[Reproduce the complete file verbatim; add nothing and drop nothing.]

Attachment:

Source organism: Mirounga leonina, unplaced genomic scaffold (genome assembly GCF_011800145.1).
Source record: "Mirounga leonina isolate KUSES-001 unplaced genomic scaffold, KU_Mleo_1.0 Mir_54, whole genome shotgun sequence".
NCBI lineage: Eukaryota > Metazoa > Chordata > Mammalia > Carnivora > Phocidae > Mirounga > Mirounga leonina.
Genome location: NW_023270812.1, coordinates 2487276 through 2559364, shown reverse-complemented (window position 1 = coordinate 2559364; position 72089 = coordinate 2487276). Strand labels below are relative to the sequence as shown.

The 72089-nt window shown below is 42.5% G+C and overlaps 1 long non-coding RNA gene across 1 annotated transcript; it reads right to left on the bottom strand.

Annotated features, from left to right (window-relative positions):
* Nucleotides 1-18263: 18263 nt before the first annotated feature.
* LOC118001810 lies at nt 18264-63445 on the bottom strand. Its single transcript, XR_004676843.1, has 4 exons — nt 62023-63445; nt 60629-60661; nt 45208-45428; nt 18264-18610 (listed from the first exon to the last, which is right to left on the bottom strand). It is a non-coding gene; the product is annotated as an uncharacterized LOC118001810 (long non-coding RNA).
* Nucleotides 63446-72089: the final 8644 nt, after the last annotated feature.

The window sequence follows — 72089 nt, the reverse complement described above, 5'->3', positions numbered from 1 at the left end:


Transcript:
Source organism: Mirounga leonina, unplaced genomic scaffold (genome assembly GCF_011800145.1).
Source record: "Mirounga leonina isolate KUSES-001 unplaced genomic scaffold, KU_Mleo_1.0 Mir_54, whole genome shotgun sequence".
NCBI lineage: Eukaryota > Metazoa > Chordata > Mammalia > Carnivora > Phocidae > Mirounga > Mirounga leonina.
Genome location: NW_023270812.1, coordinates 2487276 through 2559364, shown reverse-complemented (window position 1 = coordinate 2559364; position 72089 = coordinate 2487276). Strand labels below are relative to the sequence as shown.

The 72089-nt window shown below is 42.5% G+C and overlaps 1 long non-coding RNA gene across 1 annotated transcript; it reads right to left on the bottom strand.

Annotated features, from left to right (window-relative positions):
* Nucleotides 1-18263: 18263 nt before the first annotated feature.
* LOC118001810 lies at nt 18264-63445 on the bottom strand. Its single transcript, XR_004676843.1, has 4 exons — nt 62023-63445; nt 60629-60661; nt 45208-45428; nt 18264-18610 (listed from the first exon to the last, which is right to left on the bottom strand). It is a non-coding gene; the product is annotated as an uncharacterized LOC118001810 (long non-coding RNA).
* Nucleotides 63446-72089: the final 8644 nt, after the last annotated feature.

The window sequence follows — 72089 nt, the reverse complement described above, 5'->3', positions numbered from 1 at the left end: